I had the pleasure of presenting at an event last week here in Toronto. My topic was Mobile Computing and Leveraging Cloud Services. I thought I'd share some of my thoughts as it pertains to the acceleration of certain trends and the reasons behind the changes at hand.
In my presentation, I talked about a variety of important/hot/emerging technology trends. Those trends were:
- Mobile devices,
- Collaboration/Web 2.0/social media,
- Business intelligence,
- Virtualized servers, storage, and/or networks,
- Security related to wireless and mobile devices, and
- Software-as-a-Service (SaaS)
As I introduced these items to the audience, despite mobile being the top one, I left that to the last. The reason is that I feel that mobile devices are really bringing those other things together and heightening their relevance. It is this new generation of mobile device, like the iPhone, like the Android platform, the iPad and other tablets that will soon follow, that is truly moving us to a new paradigm of leveraging computing technology.
Blackberry changed the paradigm and shifted the phone to the "desktop-model" of usage, namely, getting our email. This worked well for 6-7 years. Then the computing paradigm shifted again, bringing new web-based and socially connected services to the mainstream (i.e., Facebook, Google Docs, Twitter, Dropbox). These services, while exciting and filled with potential value, didn't truly become "unlocked" until the devices caught-up.
Let's take the area of online storage. I'd written almost a year ago about a variety of these cloud-based services, like Dropbox. Over the year, Dropbox has been an invaluable tool to me. What really created the value was my being able to increasingly operate away from my computer. Access to Dropbox via my iPhone and my iPad increased it's value exponentially.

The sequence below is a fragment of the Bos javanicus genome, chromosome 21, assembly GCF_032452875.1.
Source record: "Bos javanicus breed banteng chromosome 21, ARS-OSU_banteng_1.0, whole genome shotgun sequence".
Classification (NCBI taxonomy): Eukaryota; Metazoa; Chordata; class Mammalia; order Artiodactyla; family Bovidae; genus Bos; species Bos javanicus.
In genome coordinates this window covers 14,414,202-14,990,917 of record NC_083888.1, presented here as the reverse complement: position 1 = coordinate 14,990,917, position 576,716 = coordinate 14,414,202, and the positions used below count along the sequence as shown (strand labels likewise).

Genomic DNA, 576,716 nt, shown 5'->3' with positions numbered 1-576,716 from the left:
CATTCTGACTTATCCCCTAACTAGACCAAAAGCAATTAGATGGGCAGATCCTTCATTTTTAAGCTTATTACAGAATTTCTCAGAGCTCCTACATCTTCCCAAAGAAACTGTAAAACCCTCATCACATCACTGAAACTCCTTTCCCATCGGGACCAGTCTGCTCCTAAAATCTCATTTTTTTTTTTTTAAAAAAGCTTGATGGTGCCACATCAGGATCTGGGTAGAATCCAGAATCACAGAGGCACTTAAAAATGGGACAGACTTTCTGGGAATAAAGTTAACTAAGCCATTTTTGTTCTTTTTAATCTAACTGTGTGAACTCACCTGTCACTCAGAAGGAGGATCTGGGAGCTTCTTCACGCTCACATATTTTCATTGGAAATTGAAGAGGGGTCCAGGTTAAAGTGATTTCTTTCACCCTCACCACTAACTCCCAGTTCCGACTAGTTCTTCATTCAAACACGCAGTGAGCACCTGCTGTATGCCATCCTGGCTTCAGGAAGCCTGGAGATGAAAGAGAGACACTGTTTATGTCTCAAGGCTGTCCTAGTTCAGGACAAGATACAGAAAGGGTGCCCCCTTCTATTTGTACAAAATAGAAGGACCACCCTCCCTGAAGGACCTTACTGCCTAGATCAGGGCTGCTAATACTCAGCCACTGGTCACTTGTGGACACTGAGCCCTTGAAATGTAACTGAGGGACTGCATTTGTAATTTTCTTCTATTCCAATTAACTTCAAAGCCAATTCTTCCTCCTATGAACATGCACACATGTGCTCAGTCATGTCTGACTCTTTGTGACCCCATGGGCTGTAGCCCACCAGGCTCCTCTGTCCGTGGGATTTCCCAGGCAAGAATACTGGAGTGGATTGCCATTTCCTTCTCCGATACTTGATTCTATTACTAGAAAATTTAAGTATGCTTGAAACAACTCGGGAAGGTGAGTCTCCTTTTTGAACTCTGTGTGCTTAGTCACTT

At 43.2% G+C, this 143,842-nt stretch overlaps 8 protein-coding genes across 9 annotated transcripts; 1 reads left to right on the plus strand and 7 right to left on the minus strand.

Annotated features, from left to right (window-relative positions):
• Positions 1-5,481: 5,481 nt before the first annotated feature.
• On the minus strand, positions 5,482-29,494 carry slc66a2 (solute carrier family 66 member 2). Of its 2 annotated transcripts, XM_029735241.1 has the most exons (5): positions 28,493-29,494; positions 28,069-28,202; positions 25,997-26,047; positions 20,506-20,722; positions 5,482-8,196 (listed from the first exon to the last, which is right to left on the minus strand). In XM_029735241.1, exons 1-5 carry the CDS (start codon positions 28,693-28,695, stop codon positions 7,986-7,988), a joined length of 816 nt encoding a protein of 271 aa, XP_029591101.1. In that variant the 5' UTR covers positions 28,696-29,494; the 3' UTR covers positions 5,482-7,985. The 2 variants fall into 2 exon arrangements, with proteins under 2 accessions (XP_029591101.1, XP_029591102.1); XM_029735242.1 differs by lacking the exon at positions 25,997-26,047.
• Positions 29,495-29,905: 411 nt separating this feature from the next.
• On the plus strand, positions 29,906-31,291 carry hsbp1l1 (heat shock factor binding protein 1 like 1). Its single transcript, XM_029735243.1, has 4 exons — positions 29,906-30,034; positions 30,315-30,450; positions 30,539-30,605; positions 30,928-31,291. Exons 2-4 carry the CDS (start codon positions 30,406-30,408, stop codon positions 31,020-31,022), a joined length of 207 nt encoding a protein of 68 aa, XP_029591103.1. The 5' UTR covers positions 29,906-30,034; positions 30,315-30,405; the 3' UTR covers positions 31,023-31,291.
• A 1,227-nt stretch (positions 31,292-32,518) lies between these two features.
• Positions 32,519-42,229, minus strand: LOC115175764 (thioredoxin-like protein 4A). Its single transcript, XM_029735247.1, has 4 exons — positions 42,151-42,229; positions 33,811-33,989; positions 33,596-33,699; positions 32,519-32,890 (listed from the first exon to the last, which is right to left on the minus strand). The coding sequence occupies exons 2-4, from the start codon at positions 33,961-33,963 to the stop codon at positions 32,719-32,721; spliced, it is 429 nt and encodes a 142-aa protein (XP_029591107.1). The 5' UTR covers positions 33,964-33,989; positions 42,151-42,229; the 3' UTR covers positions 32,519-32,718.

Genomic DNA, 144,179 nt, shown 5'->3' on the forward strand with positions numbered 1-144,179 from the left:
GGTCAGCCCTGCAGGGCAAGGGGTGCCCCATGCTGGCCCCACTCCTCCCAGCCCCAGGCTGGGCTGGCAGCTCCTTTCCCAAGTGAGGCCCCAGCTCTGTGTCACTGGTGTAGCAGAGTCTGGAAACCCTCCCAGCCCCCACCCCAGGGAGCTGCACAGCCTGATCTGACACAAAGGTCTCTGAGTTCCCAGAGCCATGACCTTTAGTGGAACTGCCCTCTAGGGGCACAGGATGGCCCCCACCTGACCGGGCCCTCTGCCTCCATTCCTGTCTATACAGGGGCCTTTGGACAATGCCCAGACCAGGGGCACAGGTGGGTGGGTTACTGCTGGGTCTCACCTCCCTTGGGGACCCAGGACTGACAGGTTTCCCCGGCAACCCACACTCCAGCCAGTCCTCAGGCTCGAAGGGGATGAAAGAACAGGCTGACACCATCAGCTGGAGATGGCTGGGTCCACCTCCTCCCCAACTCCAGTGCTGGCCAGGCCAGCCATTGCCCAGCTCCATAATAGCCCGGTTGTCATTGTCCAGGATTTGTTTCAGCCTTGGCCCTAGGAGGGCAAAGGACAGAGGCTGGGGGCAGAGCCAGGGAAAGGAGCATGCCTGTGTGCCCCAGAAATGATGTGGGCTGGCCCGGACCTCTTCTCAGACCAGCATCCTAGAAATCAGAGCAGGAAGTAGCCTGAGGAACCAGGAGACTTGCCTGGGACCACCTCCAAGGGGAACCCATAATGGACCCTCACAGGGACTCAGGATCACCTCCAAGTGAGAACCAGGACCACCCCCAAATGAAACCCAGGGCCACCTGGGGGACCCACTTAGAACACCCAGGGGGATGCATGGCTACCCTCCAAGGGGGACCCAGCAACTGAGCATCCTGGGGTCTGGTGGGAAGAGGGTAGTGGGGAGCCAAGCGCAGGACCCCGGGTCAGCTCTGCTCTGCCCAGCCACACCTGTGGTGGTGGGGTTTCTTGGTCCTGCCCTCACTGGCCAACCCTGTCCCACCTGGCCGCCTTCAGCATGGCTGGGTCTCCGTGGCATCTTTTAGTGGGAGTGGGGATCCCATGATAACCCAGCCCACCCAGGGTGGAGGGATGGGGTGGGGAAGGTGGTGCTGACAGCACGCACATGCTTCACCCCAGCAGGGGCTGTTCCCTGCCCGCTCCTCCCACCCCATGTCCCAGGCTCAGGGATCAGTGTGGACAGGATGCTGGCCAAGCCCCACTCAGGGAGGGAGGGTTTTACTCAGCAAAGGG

Only in the last year has the mobile computing paradigm truly begun to take hold. Of course, the seeds of this shift were around years ago: laptops, tablet computers, and PDAs. The problem was that all those devices didn't really afford me the ability to work in a truly mobile fashion. Not many of use would pull out a laptop on a street corner to find an address of a restaurant. And once at that restaurant, we weren't likely to pull out a laptop to email a file to someone. For years I so wanted the tablet computer to "just work" so I could take it into a meeting and use it as a functional tool. All these things failed though because they were stuck in the previous computing model.
Today, however, we are seeing an unprecedented changed. Mobile is truly transforming everything. It is driving the explosive growth in social networking, and in a broader way, it is creating a unique platform: the social layer. Mobile computing is driving collaboration in ways that we'd not seen before. The mobile trend has changed how we buy and sell goods (Amazon sells 2 eBooks from every 1 physical book because of the ease of buying a book wirelessly). Look at how software developers wanting to sell applications can now do that via the various mobile marketplaces. The cost of apps have dropped and the ease of reaching millions of users at once has skyrocketed. As more people leverage the mobile computing model, it will drive the increased trend of SaaS - we will want apps that come to us from the cloud or, at a minimum, apps that leverage the cloud.
It's an exciting time and I look forward to seeing what the next 12-18 months of mobile computing will do for us in the workplace and in our personal lives.